This perhaps leads to more questions than answers, particularly because the nature of the technological leap (as opposed to the leap forward) that India is experiencing has yet to be documented in a way that can undo the established wisdom of industrial revolutions, whether in the West or the East. .
Unesco’s 2021 science report suggests that in terms of purchasing power parity, India now spends more on research than France, the UK and Italy. The same report indicates that there is an observable lethargy in these countries and in Japan. As China converges with the United States, Germany and South Korea continue to demonstrate a strong appetite for innovation.
The Indian government often projects spin-off achievements from its initiatives that have intensified the adoption of technology in India. I believe that the sum is more convincing than the aggregation of the parts.
India has the highest number of real-time digital payments in the world and has left China and advanced countries far behind. India Activated Aaddhar Based JAM
, followed by UPI and the Digital Health Stack. The country is currently exploring the highly ambitious Open Network for Digital Trade (ONDC) and Digital Ecosystem for Skills and Livelihoods – the DESH-Stack e-Portal – which has the potential to deliver services to citizens and businesses quickly and efficiently.
India’s technology efforts are increasingly embedded in broader capacity building that contributes directly to short-term knowledge creation, providing viable savings for departments beyond science ministries to explore aggressively technological opportunities.
Discover the stories that interest you
None of this would have been possible without indigenous capacities being revived in recent years with stronger public-private partnerships in knowledge creation. The creation of space for individual ingenuity to flourish through startups and knowledge networks has been supported by significant reforms.
Citizens and small businesses increasingly appreciate the benefits of digital technologies, which are becoming increasingly affordable. India, as the pharmacy of the world, has been producing cheap generic drugs for decades and supplying them domestically and internationally.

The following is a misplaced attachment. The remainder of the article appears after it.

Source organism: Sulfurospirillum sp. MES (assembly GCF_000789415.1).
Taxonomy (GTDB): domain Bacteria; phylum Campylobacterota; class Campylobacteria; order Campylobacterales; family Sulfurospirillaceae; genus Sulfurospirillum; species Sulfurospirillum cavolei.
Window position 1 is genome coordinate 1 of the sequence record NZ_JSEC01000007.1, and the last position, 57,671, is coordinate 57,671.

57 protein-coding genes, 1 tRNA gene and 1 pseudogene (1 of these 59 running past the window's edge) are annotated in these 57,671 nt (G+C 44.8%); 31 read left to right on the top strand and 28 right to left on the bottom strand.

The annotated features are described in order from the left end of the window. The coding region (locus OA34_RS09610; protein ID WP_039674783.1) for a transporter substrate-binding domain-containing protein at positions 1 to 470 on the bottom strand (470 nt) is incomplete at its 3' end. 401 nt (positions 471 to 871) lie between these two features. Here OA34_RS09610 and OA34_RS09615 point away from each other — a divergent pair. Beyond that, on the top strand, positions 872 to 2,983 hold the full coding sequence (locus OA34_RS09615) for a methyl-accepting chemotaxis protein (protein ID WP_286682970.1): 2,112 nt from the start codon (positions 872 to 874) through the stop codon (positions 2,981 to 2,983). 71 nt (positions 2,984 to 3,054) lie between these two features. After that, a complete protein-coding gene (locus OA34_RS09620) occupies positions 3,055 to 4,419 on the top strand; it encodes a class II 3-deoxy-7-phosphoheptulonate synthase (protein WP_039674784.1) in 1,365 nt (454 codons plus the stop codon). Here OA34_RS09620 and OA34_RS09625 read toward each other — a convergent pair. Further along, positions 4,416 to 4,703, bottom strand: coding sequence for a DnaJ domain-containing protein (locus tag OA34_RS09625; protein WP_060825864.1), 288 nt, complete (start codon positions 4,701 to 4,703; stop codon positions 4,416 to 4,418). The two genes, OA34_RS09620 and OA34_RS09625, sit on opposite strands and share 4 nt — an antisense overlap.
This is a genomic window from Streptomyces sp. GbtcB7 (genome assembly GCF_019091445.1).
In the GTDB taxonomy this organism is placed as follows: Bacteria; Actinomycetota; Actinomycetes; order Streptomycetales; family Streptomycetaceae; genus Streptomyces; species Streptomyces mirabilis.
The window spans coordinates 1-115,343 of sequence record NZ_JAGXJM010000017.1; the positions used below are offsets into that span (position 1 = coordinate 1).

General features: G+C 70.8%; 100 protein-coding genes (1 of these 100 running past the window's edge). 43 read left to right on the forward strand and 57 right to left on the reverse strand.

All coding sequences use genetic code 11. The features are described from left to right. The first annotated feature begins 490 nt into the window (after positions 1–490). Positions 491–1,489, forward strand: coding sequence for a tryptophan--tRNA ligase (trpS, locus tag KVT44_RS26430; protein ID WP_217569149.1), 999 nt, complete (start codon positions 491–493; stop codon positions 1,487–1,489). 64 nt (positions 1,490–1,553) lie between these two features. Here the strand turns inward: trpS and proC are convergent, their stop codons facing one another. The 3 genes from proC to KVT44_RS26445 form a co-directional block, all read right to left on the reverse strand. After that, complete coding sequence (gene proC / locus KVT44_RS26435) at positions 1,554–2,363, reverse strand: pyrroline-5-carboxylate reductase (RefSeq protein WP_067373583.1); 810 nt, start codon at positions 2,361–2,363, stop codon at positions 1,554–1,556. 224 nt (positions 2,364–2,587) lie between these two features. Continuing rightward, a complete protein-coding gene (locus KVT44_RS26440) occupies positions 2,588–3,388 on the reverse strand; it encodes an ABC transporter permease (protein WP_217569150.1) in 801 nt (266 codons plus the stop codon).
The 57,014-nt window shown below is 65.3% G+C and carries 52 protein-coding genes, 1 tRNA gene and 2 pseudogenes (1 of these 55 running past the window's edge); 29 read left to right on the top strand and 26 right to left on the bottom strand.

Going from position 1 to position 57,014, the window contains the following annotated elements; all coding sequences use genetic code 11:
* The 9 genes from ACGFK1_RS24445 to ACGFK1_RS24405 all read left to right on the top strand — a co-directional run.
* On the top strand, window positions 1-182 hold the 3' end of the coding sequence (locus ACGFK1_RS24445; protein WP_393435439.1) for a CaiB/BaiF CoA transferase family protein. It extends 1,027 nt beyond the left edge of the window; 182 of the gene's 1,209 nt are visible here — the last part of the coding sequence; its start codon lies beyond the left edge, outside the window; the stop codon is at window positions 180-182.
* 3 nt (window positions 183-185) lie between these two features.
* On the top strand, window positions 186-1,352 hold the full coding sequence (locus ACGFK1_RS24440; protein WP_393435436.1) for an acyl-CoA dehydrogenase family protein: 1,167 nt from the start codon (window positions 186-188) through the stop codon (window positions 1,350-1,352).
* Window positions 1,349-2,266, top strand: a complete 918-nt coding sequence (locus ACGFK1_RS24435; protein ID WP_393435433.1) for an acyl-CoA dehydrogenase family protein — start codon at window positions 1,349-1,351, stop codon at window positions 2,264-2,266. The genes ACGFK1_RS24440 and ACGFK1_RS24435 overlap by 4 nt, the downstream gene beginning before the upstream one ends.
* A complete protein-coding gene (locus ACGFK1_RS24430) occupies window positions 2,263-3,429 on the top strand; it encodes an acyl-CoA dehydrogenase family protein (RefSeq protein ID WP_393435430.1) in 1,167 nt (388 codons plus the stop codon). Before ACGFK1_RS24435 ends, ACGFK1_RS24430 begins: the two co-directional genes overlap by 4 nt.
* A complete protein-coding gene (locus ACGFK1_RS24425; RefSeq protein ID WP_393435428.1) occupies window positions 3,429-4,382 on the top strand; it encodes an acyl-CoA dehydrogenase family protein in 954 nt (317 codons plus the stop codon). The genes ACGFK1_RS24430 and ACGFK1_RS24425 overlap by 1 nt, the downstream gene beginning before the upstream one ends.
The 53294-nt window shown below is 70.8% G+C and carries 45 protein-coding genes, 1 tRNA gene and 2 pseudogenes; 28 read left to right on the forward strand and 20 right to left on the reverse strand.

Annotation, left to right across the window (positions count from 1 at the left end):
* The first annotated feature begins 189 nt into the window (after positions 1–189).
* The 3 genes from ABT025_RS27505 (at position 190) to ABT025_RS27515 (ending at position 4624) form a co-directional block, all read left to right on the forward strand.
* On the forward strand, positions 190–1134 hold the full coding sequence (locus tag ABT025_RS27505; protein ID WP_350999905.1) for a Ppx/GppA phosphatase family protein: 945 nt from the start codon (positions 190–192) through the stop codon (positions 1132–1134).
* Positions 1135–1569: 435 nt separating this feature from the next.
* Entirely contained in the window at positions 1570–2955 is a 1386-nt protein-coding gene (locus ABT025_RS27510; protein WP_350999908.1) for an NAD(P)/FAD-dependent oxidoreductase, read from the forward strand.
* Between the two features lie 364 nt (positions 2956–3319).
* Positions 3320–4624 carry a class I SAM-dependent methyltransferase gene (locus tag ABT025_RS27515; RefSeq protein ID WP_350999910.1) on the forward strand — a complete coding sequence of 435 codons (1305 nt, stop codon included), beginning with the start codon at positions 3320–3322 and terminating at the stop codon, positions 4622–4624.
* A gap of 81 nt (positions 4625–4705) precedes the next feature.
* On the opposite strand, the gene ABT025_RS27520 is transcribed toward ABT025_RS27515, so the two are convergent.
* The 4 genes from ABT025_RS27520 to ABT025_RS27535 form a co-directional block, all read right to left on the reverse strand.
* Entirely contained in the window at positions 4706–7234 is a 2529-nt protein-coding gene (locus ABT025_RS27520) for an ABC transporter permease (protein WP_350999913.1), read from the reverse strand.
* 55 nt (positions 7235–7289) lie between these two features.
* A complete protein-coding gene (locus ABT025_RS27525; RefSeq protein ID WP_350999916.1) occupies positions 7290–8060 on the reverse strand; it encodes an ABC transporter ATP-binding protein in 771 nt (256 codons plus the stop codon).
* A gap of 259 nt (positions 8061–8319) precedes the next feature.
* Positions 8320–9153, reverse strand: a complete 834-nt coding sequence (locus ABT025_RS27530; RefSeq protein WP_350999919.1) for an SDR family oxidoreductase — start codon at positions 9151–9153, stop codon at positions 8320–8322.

Creating more value requires greater mobilization of resources and internal adjustments within the industry innovation ecosystem. India has developed and locally manufactured vaccines and ventilators to fight the Covid-19 pandemic, with over two billion doses administered.
As is known, India is a major vaccine hub and is attracting international attention for its public policy, market and regulatory mechanisms supporting vaccine research and commercialization.
The International Solar Alliance and the Coalition for Disaster Resilient Infrastructure are other valuable initiatives catalyzed by India.
What has perhaps been India’s most successful initiative in recent times is the large-scale deployment of digital technologies to address development challenges and trigger investment in renewable energy equipment, from green hydrogen to energy storage.
While industrialized countries appear to have resorted to industrial policies with great vigor of late, the cautious implementation of India’s own production-linked subsidy programs – from semiconductors to electric vehicles and cells advanced chemicals – will facilitate greater private sector participation in R&D and foster technology collaborations. through joint ventures.
According to media reports, Ola Electric is investing $500 million in R&D and its focus on cellular innovation suggests a growing appetite for R&D among industry players.
Complementing government efforts, such private sector investment in R&D would offer significant opportunities for India if aligned with India’s long-term needs. There is growing recognition that India’s affordability-driven technology solutions across sectors generate positive externalities beyond its borders.
From the perspective of R&D and innovation pipelines, global partnerships for knowledge co-creation will remain relevant despite national efforts. Emerging challenges are all global in nature and technological solutions emerge from disparate sources.
Previous generation innovation systems, those deemed costly by many developing countries, are being replaced by more democratic structures that need to be supported by appropriate incentives and regulations.
India can lead the way in this regard, with policy innovations taking shape through multi-level engagements between different branches of government and a range of tech players, including corporations, startups, social entrepreneurs, Community institutions and, above all, citizens.
The author is associate professor at the RIS